I recently received feedback from a reader stating “I checked with the Ministry of Labour and you don’t need two separate policies to meet your workplace violence and harassment obligations. Your information is wrong.”
I love to hear from a reader or a client that the information I have given them is wrong! This means they have listened to me, done their homework and found a different answer. Always question information you read or are given, double-check it, triple-check it and then make up your own mind about how you are going to proceed. However, it does not make the information in itself wrong.
For example, in the months leading up to the passage of Bill 168, many authors, experts and training companies were telling readers that the new law did not apply to your business if you employed five or fewer workers!
This advice was partially true: The law states that an employer is required to (a) prepare a policy with respect to workplace violence; (b) prepare a policy with respect to workplace harassment; and (c) review the policies as often as is necessary, but at least annually.
The law adds that these policies shall be in written form and shall be posted at a conspicuous place in the workplace.
However, the law provides an exception to the last rule, workplaces with five or fewer workers are exempt from having these policies in writing and posted in the workplace unless an inspector orders it. This exemption does not mean employers with five or less employees are exempt from having to protect their employees from the risk of workplace violence and harassment or having policies.
But how do you prepare and implement a policy without actually writing it? Why take the time to prepare a policy and then not put it in writing for your employees to read? Not to mention for the Ministry of Labour inspector to read. Incidentally, inspectors are empowered to order you to provide your policies in writing, at their discretion, even if you have five or fewer workers.
Best, I think, to be proactive and put them in writing before the inspector arrives! Imagine explaining to a busy inspector that your policies have been prepared, according to law, and they are in your head because the law says you don’t have to put them in writing!
In another example, I, along with hundreds of other information providers, have written for months now that Bill 168 requires all Ontario employers to have in place two policies:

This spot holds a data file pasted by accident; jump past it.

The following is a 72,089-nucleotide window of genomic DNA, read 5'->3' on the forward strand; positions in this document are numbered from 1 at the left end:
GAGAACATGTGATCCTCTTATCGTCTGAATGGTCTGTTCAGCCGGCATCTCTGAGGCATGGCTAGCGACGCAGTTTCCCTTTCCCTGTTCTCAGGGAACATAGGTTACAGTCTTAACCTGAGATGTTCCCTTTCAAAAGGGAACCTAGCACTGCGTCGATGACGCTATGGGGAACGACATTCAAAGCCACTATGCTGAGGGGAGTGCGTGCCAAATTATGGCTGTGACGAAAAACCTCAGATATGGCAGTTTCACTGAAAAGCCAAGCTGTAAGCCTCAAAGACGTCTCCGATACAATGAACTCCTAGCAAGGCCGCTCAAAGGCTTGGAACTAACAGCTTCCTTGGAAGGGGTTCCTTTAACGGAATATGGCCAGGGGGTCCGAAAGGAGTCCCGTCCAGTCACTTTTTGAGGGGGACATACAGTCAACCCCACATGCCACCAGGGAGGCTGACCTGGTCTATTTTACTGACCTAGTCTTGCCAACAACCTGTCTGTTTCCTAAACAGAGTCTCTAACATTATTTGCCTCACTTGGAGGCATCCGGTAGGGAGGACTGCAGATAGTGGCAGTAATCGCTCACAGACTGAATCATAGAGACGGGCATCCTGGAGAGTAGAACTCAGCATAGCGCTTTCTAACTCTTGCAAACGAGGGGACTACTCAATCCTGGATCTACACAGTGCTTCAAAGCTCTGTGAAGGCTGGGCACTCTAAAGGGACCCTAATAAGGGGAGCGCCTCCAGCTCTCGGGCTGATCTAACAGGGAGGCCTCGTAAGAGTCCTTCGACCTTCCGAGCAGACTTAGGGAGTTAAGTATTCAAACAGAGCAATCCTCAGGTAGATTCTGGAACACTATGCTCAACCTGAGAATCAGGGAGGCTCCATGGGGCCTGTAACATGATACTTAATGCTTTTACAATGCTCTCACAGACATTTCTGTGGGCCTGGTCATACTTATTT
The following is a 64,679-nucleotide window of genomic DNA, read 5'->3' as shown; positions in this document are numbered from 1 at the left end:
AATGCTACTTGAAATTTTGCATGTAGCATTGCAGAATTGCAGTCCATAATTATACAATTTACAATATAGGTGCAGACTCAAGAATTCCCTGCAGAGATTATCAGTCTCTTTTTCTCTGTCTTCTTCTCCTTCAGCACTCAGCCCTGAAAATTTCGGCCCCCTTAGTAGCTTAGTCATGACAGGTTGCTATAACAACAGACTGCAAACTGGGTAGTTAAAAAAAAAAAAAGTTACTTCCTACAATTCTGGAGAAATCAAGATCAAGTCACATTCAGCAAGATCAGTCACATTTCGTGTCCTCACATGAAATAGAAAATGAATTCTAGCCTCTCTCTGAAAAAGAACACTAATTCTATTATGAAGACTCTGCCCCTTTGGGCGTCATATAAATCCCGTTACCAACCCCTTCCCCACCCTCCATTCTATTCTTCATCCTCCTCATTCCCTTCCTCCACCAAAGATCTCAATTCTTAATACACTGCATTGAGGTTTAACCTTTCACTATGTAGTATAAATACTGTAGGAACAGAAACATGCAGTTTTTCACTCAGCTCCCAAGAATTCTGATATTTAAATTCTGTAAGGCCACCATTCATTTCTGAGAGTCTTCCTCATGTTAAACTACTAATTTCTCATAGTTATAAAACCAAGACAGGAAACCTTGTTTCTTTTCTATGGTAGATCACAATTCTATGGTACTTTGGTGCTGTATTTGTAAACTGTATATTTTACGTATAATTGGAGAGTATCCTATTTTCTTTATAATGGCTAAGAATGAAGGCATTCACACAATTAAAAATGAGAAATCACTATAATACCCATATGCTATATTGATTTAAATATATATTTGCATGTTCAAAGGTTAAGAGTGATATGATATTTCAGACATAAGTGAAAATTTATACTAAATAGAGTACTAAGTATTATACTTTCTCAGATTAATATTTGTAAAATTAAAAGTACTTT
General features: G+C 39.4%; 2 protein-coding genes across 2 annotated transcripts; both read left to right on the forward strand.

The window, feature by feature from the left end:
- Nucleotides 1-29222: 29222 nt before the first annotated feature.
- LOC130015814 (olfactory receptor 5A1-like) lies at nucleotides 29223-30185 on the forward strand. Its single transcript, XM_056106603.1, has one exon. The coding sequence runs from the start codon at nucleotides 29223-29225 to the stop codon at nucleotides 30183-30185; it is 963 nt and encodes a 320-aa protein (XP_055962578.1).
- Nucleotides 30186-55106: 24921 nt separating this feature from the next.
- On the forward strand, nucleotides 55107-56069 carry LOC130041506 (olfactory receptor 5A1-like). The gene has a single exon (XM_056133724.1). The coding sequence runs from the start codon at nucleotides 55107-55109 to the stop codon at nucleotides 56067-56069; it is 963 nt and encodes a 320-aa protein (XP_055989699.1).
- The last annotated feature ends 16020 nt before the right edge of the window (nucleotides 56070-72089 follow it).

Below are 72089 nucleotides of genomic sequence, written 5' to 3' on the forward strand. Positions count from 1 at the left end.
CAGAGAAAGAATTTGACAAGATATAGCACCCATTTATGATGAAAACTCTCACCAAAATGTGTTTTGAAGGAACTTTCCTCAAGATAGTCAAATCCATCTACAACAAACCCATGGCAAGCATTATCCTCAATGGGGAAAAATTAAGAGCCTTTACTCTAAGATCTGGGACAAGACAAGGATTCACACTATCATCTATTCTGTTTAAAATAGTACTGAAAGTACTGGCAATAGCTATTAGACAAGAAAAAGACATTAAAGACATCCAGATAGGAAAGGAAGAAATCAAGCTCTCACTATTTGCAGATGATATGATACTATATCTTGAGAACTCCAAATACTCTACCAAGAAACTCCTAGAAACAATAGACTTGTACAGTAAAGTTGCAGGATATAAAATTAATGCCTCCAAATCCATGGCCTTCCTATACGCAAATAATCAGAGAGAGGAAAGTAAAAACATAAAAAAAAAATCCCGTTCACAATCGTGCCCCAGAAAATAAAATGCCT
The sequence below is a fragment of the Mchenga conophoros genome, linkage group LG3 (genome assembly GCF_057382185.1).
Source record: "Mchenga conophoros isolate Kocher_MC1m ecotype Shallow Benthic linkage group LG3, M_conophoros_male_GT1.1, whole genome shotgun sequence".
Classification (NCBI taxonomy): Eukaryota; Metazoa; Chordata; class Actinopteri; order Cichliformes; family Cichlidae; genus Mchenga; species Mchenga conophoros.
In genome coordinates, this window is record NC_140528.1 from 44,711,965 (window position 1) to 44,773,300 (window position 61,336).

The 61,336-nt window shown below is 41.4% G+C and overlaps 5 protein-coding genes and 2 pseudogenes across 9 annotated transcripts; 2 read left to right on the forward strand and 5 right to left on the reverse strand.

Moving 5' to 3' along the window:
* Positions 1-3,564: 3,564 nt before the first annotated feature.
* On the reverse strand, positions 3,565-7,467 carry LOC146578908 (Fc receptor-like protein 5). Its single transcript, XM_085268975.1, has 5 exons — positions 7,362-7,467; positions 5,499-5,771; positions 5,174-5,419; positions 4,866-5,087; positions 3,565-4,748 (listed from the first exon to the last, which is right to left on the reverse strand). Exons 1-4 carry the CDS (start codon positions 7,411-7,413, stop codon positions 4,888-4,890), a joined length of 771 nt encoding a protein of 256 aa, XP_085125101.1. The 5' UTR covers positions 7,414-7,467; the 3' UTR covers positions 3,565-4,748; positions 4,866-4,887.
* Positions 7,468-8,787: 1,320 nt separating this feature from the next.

- One “with respect to workplace harassment”
- One “with respect to workplace violence”
Does this mean you need to sit down and write two brand new policies in addition to the policies you already have?
That is for you, as an employer, to decide. The legislation refers to two distinct policies and refers to these documents in the plural, i.e., “policies”. Perhaps it is sufficient to have one policy that covers both topics. The law does not go into that much detail.
The Ministry of Labour website reveals:
Employers may choose to prepare a separate workplace violence policy or they may choose to combine it with another policy required by the Occupational Health and Safety Act such as the workplace harassment policy [Section 32.0.1(1)(b)] or occupational health and safety policy [Section 25(2)(j)].
When you are acquiring knowledge and deciding what to do, consider this:
- Information posted on government websites is not legal advice and is posted for general information purposes to help organizations and individuals understand the law
- Information available on the Internet, in online publications or in a reference manual or software program, and elsewhere, even if credible, is not legal advice, and should always be double-checked—this information is provided for general informational purposes only to help employers understand and comply, not to resolve specific cases
- Do your homework; obtain information from several sources; then decide
- If you are unsure, retain the services of a lawyer and obtain legal advice
- Prepare a workplace violence and harassment program that is customized to meet the needs of your workplace and that complies with the law
- Check with colleagues to learn what other employers are doing
- Keep informed: watch for news on how the courts are interpreting the new law
- Be prepared to make changes pursuant to the orders of a labour inspector
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